No one can deny that the coronavirus pandemic has had an affect on construction projects, both in increased costs and time delays. Across the country, projects have been affected by shutdowns and changes in safety protocols. But how do you quantify these costs? And who should pay for them? Submitting change orders for cost and time increases related to COVID-19 can help get that conversation started.
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Pandemic cost changes
Maxim Consulting Group, the research firm overseeing the study, suggests that contractors add 18% to current and future contract prices to make up for pandemic-related effects.
The studies documented three types of losses contractors have suffered: mitigation, productivity, and business costs.
These are costs related to mitigating the effect of the virus on job sites. They include added training, health screening, cleaning, and added admin time related to documenting all these measures.
New PPE requirements have raised costs, as have all the planning meetings required to figure out how to best prevent spreading the virus on site.
In addition, if a site has a confirmed positive case, there are costs for a full cleaning of the job, plus the costs of a shutdown while mitigation measures are implemented, and workers are quarantined.
According to the studies above, mitigation measures created an 8.8% loss on over 113,000 man-hours for mechanical, electrical, and plumbing (MEP) subcontractors.
Productivity losses were directly felt in areas where construction was completely or partially shut down for a period of time. In addition, social distancing requirements, staggered shifts, and reduced crew size (all implemented to reduce the number of workers on a project) have created project delays and slowdowns.
Extended project schedules lead to more costs and lost profits, as companies can’t take on as much work as they would’ve before the pandemic.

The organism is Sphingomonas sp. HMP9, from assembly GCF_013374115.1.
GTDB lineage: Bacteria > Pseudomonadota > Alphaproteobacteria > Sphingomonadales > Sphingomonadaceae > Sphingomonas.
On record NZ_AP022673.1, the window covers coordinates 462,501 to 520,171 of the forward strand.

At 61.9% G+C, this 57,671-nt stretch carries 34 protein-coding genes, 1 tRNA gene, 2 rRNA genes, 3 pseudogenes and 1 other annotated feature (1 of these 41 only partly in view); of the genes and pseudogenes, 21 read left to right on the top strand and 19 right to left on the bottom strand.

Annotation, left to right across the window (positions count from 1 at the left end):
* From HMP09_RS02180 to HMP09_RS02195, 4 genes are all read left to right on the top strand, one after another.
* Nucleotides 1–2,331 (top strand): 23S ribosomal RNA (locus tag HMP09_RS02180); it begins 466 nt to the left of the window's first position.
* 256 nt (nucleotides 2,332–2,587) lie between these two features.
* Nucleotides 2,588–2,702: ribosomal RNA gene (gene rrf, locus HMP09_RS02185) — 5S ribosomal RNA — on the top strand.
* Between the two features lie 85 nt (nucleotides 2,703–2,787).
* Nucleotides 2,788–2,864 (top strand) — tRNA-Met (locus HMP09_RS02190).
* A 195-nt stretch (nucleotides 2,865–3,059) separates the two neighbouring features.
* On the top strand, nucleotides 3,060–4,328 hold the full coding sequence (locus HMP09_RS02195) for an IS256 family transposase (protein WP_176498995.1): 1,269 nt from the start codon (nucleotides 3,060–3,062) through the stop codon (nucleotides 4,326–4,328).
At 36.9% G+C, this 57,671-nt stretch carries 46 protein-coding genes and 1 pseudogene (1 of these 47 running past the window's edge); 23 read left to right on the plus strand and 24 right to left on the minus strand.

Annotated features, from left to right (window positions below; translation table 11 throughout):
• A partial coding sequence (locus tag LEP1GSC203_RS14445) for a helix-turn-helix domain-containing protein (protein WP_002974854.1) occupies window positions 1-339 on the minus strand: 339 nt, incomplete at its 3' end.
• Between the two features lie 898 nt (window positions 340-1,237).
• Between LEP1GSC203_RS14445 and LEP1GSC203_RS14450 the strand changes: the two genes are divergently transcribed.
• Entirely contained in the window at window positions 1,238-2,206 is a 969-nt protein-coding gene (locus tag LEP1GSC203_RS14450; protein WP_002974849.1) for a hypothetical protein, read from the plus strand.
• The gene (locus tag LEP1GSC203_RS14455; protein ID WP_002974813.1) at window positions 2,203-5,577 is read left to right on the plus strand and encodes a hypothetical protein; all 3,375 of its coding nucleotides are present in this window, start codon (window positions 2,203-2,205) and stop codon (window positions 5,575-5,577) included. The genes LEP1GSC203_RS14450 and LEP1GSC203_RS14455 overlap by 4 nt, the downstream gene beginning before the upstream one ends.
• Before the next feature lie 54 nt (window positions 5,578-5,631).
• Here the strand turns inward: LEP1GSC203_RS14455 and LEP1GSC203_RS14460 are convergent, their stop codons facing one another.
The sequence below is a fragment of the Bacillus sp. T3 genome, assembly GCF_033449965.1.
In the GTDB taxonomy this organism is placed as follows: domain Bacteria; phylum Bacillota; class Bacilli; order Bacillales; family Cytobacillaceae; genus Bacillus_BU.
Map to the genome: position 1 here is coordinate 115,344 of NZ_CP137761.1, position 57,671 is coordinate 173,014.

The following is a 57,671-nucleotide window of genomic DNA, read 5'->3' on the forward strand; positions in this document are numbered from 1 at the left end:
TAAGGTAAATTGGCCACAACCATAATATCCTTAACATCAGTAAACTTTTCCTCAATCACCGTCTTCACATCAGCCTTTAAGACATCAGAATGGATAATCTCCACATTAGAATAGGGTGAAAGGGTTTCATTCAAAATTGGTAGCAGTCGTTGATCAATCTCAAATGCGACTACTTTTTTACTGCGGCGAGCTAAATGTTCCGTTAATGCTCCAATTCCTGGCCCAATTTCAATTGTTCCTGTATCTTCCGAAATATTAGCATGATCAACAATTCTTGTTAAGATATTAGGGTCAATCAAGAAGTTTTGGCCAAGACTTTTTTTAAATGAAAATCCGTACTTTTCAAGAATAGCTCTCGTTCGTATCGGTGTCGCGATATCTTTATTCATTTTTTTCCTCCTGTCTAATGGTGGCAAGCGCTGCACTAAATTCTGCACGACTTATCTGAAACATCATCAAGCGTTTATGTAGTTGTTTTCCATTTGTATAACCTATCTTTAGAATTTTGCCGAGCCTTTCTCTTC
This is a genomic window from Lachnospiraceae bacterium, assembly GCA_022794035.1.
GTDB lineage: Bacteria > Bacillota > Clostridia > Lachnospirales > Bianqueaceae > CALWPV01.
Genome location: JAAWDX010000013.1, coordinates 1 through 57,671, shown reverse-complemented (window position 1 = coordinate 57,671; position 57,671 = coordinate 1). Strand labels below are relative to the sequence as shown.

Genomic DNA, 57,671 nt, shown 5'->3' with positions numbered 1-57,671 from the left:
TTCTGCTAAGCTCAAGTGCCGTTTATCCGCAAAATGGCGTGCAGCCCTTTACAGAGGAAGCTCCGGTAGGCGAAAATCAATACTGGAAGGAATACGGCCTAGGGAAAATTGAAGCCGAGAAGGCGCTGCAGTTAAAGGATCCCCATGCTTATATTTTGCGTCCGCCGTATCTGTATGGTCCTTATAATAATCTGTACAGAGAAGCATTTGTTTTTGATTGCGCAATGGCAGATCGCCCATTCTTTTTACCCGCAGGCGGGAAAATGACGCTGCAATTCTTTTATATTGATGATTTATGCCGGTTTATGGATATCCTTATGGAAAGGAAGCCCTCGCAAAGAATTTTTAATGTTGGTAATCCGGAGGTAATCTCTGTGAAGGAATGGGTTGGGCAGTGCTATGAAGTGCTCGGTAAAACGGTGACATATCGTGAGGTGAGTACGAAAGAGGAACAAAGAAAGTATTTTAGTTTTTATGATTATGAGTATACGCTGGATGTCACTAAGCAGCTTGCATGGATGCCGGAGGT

These costs represent a 9.2% loss, according to the surveys. The reports found that there was 85 minutes of lost production per employee 8-hour shift.
That lost productivity can destroy a contractor’s bottom line. “For specialty contractors, a loss of 10% labor productivity often results in a 100% loss in project profitability,” according to the report. “This means that on average in the study results, contractors are losing over 7% on projects.“
Other costs related to dealing with the impact of the pandemic also affected many companies. These costs included:
- Projects being cancelled or delayed
- Time spent trying to understand the rules and regulations being provided by various government agencies
- Added time in meetings with clients, vendors, and employees to understand the effect of the pandemic on these relationships
Other effects that businesses felt were supply chain delays, the cost of additional training for workers, and added safety personnel.
Covering COVID-19 costs with change orders
The study authors encouraged contractors to submit change orders to cover cost increases and delays from lower productivity brought on by COVID-19.
- Download NECA’s free change order calculator (Excel)
- Watch video instructions: How to use the change order calculator